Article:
Travel measures have been tightened to counter the coronavirus spread as Australia fights against both an economic and health crisis.
Prime Minister Scott Morrison said from midnight tomorrow, states and territories will be quarantining all arrivals through Australian airports in hotels and other accommodation facilities for the two weeks of their mandatory self-isolation.
The new measure steps up restrictions on returning Australians who signed the country’s isolation declaration card stating where they are going to isolate.
As part of the new restrictions, he said no traveller in isolation will be allowed back to their home state before their isolation period is up.
“If their home is in South Australia or in Perth or in Tasmania and they have arrived in Melbourne, they will be quarantining in Melbourne. If it’s Sydney, it will be in Sydney,” he said.
Members of the Defence Force will be brought in to enforce the new self-isolation requirements.
“The ADF will be supporting those states and territories with compliance checks to ensure that people are at their residences, that they have sworn they would be at, to ensure we get compliance with the self-isolation,” he said.
“Again, if there is a situation where people are non-compliant, of course the enforcement authority is the state jurisdiction and the relevant law enforcement agency in that state. But the ADF will be there to put boots on the ground, to support them in their enforcement efforts.
Mr Morrison said two-thirds of the nation’s 3000 cases are those who have returned home from overseas. Australia has reported 13 deaths from the coronavirus.
He said the states and territories would manage the arrangement for accommodation costs for returning travellers. He said New South Wales would face the biggest strain as it has the highest number of arrivals.
Businesses impacted by coronavirus restrictions
As well as battling the health crisis Mr Morrison said the federal government planned to “hibernate” Australian businesses to help shoulder the economic blow resulting from COVID-19 measures.
He said a third stimulus package, to be announced in coming days, would contain measures to ensure businesses can re-open down the track, kick starting the economy.
“The thing about an economy is your society does depend on it and so do governments,” Mr Morrison said.
“We want these businesses to effectively go into a hibernation, which means on the other side, the employees come back, the opportunities come back, the economy comes back,” he said.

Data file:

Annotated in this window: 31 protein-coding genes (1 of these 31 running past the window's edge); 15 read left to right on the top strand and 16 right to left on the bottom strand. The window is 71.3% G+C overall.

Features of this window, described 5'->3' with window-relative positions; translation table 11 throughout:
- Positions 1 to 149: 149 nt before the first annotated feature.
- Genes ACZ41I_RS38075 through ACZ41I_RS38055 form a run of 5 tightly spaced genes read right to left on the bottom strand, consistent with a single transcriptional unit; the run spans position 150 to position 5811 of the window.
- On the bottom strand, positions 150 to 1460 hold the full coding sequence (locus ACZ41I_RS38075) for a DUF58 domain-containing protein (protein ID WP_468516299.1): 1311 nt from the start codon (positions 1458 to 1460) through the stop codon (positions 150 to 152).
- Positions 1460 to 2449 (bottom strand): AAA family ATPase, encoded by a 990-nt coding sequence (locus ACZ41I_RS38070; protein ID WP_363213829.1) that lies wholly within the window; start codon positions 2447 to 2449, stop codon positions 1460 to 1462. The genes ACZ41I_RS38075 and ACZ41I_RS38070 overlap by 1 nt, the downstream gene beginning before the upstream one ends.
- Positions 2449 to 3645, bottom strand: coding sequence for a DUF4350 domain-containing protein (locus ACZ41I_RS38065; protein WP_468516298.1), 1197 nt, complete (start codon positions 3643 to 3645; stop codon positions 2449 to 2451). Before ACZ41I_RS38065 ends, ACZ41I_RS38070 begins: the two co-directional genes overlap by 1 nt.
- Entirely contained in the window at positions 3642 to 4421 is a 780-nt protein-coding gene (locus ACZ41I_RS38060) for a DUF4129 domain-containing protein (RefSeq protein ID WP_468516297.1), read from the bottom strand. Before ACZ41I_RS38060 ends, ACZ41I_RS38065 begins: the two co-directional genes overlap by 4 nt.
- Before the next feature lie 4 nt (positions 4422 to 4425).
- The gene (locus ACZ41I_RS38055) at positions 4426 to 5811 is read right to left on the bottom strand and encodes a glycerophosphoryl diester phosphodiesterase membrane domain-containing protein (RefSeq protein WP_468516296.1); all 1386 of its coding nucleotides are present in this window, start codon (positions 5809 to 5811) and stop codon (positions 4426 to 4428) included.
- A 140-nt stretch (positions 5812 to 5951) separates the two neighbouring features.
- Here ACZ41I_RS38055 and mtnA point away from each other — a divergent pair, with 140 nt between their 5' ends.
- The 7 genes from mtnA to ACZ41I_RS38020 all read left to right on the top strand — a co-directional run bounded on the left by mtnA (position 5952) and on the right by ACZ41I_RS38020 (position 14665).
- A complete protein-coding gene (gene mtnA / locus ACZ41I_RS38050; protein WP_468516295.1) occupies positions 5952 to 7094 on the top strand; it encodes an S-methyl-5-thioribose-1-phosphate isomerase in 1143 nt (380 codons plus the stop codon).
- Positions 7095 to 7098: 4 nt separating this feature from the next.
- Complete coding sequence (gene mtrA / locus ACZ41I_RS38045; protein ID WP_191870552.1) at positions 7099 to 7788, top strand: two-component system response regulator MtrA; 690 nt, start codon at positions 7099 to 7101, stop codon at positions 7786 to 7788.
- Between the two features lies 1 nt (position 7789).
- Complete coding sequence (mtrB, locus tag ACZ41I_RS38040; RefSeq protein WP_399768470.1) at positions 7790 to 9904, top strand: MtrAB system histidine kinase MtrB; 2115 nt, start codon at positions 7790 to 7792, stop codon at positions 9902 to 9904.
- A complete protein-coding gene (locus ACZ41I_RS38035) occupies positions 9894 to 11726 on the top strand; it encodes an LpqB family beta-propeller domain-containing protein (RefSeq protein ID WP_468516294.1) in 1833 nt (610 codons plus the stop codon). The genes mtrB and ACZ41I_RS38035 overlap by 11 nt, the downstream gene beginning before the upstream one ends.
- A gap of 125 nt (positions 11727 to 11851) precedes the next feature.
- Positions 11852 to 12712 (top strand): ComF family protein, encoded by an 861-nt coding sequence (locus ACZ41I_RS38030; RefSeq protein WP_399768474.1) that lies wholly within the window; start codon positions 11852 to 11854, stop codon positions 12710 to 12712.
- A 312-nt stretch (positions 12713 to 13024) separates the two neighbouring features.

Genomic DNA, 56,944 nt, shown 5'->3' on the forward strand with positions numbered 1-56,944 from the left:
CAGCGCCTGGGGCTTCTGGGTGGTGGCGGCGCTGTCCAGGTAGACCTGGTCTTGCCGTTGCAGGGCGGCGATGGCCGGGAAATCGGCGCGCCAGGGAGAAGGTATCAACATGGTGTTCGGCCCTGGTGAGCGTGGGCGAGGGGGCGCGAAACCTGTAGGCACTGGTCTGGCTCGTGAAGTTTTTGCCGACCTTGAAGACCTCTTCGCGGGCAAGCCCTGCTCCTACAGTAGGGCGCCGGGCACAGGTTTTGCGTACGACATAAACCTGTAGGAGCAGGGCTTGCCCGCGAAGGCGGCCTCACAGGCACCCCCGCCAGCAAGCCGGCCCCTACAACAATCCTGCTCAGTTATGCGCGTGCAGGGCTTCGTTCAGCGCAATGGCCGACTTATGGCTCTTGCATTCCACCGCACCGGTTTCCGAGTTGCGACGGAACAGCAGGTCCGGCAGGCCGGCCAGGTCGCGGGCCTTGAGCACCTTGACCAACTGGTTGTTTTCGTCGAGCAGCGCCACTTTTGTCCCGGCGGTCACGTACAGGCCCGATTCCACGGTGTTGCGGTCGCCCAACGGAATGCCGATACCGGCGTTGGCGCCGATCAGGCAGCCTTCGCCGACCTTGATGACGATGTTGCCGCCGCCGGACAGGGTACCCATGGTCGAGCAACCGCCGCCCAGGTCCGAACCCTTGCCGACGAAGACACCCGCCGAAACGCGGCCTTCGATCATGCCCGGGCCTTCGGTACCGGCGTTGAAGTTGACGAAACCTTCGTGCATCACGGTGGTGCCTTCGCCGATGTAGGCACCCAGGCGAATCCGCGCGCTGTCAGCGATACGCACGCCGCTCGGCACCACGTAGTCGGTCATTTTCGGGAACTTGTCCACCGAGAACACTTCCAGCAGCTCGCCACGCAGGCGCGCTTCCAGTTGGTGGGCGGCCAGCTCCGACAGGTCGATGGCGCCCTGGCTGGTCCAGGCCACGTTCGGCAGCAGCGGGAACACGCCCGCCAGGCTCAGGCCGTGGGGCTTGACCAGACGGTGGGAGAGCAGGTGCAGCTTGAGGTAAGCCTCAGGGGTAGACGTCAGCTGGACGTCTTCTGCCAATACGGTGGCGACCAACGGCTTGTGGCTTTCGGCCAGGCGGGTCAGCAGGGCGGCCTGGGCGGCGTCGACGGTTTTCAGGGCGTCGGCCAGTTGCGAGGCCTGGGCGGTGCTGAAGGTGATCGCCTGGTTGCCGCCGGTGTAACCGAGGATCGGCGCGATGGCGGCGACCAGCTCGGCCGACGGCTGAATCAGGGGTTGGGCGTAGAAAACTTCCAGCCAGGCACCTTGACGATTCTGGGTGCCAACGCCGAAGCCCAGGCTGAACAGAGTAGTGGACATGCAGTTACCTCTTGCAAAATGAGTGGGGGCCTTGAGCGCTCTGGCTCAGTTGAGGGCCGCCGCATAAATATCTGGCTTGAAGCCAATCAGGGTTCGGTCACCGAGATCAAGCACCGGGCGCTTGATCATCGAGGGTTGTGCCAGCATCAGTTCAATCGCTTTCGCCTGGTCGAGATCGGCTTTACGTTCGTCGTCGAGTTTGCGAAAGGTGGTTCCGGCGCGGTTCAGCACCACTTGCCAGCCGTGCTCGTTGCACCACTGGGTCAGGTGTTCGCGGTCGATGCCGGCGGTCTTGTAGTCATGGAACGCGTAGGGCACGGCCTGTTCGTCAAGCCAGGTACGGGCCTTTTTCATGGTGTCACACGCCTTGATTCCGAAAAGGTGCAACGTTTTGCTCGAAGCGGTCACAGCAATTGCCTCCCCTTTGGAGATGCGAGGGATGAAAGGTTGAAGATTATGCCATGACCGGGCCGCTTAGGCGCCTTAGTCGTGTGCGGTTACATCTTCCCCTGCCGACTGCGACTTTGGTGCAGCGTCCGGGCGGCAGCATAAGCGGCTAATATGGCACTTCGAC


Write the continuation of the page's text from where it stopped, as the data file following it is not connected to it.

“We’re in two fights, we are battling this on two fronts, we’re battling this virus… and we’re battling the economic crisis that is being caused because of a result of this coronavirus.”
He said addressing the issue of Australians facing rental hardship as a result of COVID-19 is a “high priority”, but is an issue that will need to be handled by individual states.
“These things will always remain the province of the states under the Constitution, but there is a lot of work being done together to try to get a consistent approach when it comes to residential tenancies,” he said.
“Residential tenancies are different to commercial tenancies, there are different landlords, different issues in place.
“It is an issue that is a high priority.”
Mr Morrison encouraged tenants to talk to their landlords, and landlords to talk to their banks.
Warns over lockdown talk
Mr Morrison also cautioned media outlets on their use of the word “lockdown”, saying Australians will be able to access essential supplies.
“When we talk about potential other restrictions, there is no need for people to rush out and cram supermarkets and do things like that, because of other restrictions that may become necessary,” he said.
“So, I would actually caution the media against using the word ‘lockdown’, because I think it does create unnecessary anxiety because that is not an arrangement that is actually being considered in the way that term might suggest.”
The PM said the government is looking to keep every service open that they can.
He said there will be no national decision regarding school closures, with state and territory governments to handle local closures based on school calendars.
He said while school attendance is down by 20 per cent in NSW, it is “many times higher” in states like South Australia and Tasmania.
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